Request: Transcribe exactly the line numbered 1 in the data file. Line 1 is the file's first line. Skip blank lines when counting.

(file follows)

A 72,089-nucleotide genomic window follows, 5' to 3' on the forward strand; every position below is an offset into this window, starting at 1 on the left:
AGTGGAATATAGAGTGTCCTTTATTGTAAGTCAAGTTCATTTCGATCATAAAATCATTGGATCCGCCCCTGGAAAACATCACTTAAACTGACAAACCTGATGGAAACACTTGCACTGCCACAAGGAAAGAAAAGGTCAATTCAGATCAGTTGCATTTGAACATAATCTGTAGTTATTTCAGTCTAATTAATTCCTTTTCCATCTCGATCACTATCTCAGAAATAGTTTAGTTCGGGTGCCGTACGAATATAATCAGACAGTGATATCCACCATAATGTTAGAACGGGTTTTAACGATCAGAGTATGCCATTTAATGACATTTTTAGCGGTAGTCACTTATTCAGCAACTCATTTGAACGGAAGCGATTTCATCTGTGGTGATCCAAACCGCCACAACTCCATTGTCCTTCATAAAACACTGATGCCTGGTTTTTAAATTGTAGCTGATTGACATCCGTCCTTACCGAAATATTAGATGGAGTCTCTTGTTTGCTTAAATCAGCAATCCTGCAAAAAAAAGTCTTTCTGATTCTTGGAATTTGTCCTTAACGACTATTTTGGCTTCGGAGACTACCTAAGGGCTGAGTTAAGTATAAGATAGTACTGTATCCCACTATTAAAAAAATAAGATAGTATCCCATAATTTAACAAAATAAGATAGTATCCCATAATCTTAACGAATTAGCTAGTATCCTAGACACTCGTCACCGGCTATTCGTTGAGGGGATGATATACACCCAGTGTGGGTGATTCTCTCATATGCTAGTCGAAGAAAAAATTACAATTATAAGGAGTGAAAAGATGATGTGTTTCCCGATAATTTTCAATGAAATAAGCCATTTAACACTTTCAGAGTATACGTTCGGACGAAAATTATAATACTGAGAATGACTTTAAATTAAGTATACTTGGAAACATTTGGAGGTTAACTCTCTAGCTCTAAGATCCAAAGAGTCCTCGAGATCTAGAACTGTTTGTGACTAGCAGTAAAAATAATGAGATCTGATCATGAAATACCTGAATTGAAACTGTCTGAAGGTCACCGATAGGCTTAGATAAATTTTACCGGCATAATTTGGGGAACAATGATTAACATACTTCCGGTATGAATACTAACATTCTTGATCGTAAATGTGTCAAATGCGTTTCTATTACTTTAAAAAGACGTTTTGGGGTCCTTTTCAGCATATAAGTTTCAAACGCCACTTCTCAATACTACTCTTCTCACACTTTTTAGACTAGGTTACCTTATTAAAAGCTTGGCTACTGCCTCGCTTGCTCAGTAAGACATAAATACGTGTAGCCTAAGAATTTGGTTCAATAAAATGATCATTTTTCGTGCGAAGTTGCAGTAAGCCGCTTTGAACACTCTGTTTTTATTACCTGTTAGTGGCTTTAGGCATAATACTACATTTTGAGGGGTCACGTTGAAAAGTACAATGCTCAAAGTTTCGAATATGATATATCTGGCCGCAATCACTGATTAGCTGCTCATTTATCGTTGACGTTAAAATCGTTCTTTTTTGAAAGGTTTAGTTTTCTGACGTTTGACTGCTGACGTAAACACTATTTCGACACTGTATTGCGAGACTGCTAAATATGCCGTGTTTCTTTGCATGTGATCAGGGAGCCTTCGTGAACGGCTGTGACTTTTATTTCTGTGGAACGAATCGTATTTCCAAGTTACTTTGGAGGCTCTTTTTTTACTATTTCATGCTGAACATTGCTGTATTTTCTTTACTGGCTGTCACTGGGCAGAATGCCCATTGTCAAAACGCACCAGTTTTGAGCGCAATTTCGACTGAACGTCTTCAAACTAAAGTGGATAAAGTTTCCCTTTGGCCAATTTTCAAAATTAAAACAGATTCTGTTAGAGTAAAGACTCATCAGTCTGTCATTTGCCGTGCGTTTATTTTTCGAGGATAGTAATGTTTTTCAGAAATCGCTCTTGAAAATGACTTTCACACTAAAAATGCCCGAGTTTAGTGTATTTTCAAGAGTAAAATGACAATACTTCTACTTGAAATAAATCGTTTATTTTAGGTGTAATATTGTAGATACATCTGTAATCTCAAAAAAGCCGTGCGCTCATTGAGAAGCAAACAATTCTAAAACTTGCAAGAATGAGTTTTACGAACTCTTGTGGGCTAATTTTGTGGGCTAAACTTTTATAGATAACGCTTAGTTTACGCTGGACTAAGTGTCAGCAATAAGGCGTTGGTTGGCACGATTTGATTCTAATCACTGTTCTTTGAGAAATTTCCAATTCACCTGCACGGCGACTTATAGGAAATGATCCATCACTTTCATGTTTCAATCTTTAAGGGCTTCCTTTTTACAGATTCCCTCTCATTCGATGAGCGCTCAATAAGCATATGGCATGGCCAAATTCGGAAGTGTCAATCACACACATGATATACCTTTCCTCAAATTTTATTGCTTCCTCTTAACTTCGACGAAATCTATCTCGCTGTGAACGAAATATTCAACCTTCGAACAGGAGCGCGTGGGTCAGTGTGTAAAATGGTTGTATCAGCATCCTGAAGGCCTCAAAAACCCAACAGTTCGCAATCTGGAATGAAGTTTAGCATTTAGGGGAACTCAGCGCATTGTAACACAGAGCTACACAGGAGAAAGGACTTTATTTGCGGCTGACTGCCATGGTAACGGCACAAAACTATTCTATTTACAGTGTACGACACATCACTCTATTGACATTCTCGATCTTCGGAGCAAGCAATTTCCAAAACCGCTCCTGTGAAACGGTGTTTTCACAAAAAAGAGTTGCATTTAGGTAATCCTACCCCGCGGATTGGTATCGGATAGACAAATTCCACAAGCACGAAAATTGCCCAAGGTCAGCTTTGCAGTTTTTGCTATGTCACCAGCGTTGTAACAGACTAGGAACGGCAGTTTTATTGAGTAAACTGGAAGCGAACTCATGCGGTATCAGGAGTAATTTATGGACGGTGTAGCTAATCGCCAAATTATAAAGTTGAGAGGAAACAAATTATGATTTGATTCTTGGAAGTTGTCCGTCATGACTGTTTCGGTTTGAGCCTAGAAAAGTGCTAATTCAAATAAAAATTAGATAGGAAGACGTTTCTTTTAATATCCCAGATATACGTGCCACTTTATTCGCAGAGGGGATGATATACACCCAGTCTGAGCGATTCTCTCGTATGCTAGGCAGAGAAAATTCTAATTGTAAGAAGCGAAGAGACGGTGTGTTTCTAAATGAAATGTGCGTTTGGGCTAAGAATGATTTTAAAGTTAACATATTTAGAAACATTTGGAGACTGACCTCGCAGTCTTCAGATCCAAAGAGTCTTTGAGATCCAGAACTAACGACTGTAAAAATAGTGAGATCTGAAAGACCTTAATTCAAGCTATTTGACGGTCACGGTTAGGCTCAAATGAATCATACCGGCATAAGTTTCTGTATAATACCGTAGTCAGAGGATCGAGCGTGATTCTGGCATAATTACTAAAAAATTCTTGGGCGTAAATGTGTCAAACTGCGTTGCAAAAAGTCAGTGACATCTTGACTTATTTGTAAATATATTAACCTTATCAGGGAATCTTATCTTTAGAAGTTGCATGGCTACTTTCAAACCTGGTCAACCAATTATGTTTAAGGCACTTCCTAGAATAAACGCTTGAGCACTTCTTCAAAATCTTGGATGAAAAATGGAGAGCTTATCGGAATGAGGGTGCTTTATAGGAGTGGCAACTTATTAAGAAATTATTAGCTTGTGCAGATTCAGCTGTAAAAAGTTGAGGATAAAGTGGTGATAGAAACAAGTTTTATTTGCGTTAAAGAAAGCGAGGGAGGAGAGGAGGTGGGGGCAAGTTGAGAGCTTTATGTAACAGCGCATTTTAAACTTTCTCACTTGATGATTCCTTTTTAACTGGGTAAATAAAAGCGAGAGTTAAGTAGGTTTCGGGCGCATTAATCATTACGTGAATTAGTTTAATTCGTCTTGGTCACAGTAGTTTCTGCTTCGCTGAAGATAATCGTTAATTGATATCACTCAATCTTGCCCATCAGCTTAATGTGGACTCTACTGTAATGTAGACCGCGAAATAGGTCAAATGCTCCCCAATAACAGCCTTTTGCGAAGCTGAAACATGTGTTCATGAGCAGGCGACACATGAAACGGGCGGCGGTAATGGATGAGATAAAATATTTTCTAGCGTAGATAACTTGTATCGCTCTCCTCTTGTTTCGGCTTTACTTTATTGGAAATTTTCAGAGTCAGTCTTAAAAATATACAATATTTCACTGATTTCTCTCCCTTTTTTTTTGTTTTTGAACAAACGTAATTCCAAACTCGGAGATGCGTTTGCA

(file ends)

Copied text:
A 72,089-nucleotide genomic window follows, 5' to 3' on the forward strand; every position below is an offset into this window, starting at 1 on the left: